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While he has his doubters, Kenny Pickett does have a pretty significant Hall of Fame quarterback on his side. Terry Bradshaw, who helped lead the Steelers to four Super Bowl wins during the 1970s, says his former team should stay the course with Pickett, who is only two years into his NFL career. 

Bradshaw passionately defended his stance on Pickett, who will have to beat out competition this summer if he is going to remain the Steelers' starter. 

"I love Pickett," Bradshaw said on "The Rich Eisen Show.'' 

"I know him well. He's fiercely competitive. He's a tough-minded kind. Things don't bother him. I really like him a lot." 

Bradshaw used fellow 2022 draft pick Brock Purdy as an example of how a young quarterback can excel if he has enough support around him. He feels Pickett can have similar success if the Steelers surround him with similar help. 

"Kenny's got the poise," Bradshaw said. "I just want my quarterback to be poised. If he's poised, then his brain's gonna be calm, he's going to see the coverages, he's going to be quick with his decision making. And Pickett has all of that."

Rumors have surfaced regarding Justin Fields and the Steelers possibly acquiring the Chicago Bears' quarterback via a trade. Bradshaw said that would be "a huge mistake." 

"You don't need Fields," Bradshaw said. "Stay with what you got. Just build (Pickett) up. Get him another receiver. Give him an explosive tight end. Give him another tackle, give him a guard. Have the ability to protect him. And give him guys on the outside. This is a passing league, now. Get him people out there that can run and catch the football that are smart.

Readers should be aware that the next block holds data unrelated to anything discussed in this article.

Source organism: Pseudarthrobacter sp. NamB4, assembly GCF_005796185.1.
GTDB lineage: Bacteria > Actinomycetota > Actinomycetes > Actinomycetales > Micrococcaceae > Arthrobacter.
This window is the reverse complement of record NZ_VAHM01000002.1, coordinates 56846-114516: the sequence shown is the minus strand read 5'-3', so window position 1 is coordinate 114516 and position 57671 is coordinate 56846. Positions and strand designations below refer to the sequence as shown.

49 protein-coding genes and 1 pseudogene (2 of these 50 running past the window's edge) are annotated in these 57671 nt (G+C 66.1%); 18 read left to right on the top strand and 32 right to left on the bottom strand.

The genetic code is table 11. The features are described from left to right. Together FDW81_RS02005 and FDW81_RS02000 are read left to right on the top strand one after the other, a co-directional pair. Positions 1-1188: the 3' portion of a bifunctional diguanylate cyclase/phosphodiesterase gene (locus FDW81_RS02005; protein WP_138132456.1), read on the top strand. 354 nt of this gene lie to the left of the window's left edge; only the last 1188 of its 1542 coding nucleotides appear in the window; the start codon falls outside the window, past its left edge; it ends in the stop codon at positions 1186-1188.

"That's their guy. There's probably going to be a lot of negative (said) about him, but that's the guy I would go with."

Bradshaw can relate to what Pickett is going through. A fellow former first-round pick, Bradshaw endured enormous criticism during his first several years in Pittsburgh. Bradshaw overcame on-field struggles and the outside criticism by his fifth season. He won a Super Bowl that year and ended his career with three more rings, two Super Bowl MVP awards, and a league MVP award. He was inducted into the Hall of Fame in his first year of eligibility. It's no coincidence that Bradshaw's improvement coincided with the Steelers' building of a championship-level roster. 

Pickett may not end up being that good, but it's safe to say that his potential is still largely unknown. He won his last five starts during his rookie season (not including a loss to Baltimore that saw Picket leave the game in the first quarter) and was 7-4 in games he finished this past season. Six of his 14 career wins included fourth quarter comebacks and half of his wins included a game-winning drive. 

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The biggest knocks against Pickett are his injuries and lack of numbers. Both of those issues, though, should be improved with the addition of new offensive coordinator Arthur Smith, who said his first order of business is to develop a rapport with Pickett. 

"There's a trust that's got to built daily, and it goes both ways," Smith told the team's website. "I've got to earn Kenny's trust, and vice versa. 

"As we build this offense, there's all of the things that we want to work on and want him to work on and take command of this offense." 

Like Bradshaw, it's clear that the Steelers still believe in Pickett, at least at some level. While the job won't be given to him, Pickett will get the chance to earn the opportunity to be the Steelers' starting quarterback in 2024, with Bradshaw firmly in his corner.